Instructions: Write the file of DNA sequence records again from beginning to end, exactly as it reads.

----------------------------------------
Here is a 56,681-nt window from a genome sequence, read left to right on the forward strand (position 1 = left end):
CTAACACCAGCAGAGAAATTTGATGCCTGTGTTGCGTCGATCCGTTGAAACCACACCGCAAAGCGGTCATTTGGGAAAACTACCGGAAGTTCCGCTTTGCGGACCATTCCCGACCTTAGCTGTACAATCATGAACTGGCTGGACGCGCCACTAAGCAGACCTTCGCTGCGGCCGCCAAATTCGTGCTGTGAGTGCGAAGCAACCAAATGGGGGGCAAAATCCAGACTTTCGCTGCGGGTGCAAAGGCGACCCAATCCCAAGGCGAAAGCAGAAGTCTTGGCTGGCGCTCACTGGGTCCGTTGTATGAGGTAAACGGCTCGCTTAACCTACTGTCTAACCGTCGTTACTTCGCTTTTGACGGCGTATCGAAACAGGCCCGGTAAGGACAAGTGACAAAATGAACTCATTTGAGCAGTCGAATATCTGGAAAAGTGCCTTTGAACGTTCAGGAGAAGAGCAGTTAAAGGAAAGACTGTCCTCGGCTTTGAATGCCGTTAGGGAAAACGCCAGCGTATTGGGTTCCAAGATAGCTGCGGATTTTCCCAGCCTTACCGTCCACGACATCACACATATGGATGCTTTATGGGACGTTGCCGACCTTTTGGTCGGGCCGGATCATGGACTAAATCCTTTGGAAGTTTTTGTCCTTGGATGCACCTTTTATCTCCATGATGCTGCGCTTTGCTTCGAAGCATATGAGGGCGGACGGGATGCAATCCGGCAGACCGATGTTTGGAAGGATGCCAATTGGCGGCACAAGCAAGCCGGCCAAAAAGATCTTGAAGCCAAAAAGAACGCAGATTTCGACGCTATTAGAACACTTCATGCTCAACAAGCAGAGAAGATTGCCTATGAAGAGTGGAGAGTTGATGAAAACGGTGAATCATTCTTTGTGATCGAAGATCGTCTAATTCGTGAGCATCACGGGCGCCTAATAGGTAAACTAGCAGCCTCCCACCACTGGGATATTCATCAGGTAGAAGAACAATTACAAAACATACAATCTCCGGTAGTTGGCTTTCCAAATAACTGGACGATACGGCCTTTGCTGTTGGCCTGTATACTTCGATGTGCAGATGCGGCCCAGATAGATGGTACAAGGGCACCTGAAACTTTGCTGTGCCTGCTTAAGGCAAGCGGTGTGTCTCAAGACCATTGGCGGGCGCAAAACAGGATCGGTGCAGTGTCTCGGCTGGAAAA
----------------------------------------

Here is a 56,681-nt window from a genome sequence, read left to right on the forward strand (position 1 = left end):
CTAACACCAGCAGAGAAATTTGATGCCTGTGTTGCGTCGATCCGTTGAAACCACACCGCAAAGCGGTCATTTGGGAAAACTACCGGAAGTTCCGCTTTGCGGACCATTCCCGACCTTAGCTGTACAATCATGAACTGGCTGGACGCGCCACTAAGCAGACCTTCGCTGCGGCCGCCAAATTCGTGCTGTGAGTGCGAAGCAACCAAATGGGGGGCAAAATCCAGACTTTCGCTGCGGGTGCAAAGGCGACCCAATCCCAAGGCGAAAGCAGAAGTCTTGGCTGGCGCTCACTGGGTCCGTTGTATGAGGTAAACGGCTCGCTTAACCTACTGTCTAACCGTCGTTACTTCGCTTTTGACGGCGTATCGAAACAGGCCCGGTAAGGACAAGTGACAAAATGAACTCATTTGAGCAGTCGAATATCTGGAAAAGTGCCTTTGAACGTTCAGGAGAAGAGCAGTTAAAGGAAAGACTGTCCTCGGCTTTGAATGCCGTTAGGGAAAACGCCAGCGTATTGGGTTCCAAGATAGCTGCGGATTTTCCCAGCCTTACCGTCCACGACATCACACATATGGATGCTTTATGGGACGTTGCCGACCTTTTGGTCGGGCCGGATCATGGACTAAATCCTTTGGAAGTTTTTGTCCTTGGATGCACCTTTTATCTCCATGATGCTGCGCTTTGCTTCGAAGCATATGAGGGCGGACGGGATGCAATCCGGCAGACCGATGTTTGGAAGGATGCCAATTGGCGGCACAAGCAAGCCGGCCAAAAAGATCTTGAAGCCAAAAAGAACGCAGATTTCGACGCTATTAGAACACTTCATGCTCAACAAGCAGAGAAGATTGCCTATGAAGAGTGGAGAGTTGATGAAAACGGTGAATCATTCTTTGTGATCGAAGATCGTCTAATTCGTGAGCATCACGGGCGCCTAATAGGTAAACTAGCAGCCTCCCACCACTGGGATATTCATCAGGTAGAAGAACAATTACAAAACATACAATCTCCGGTAGTTGGCTTTCCAAATAACTGGACGATACGGCCTTTGCTGTTGGCCTGTATACTTCGATGTGCAGATGCGGCCCAGATAGATGGTACAAGGGCACCTGAAACTTTGCTGTGCCTGCTTAAGGCAAGCGGTGTGTCTCAAGACCATTGGCGGGCGCAAAACAGGATCGGTGCAGTGTCTCGGCTGGAAAA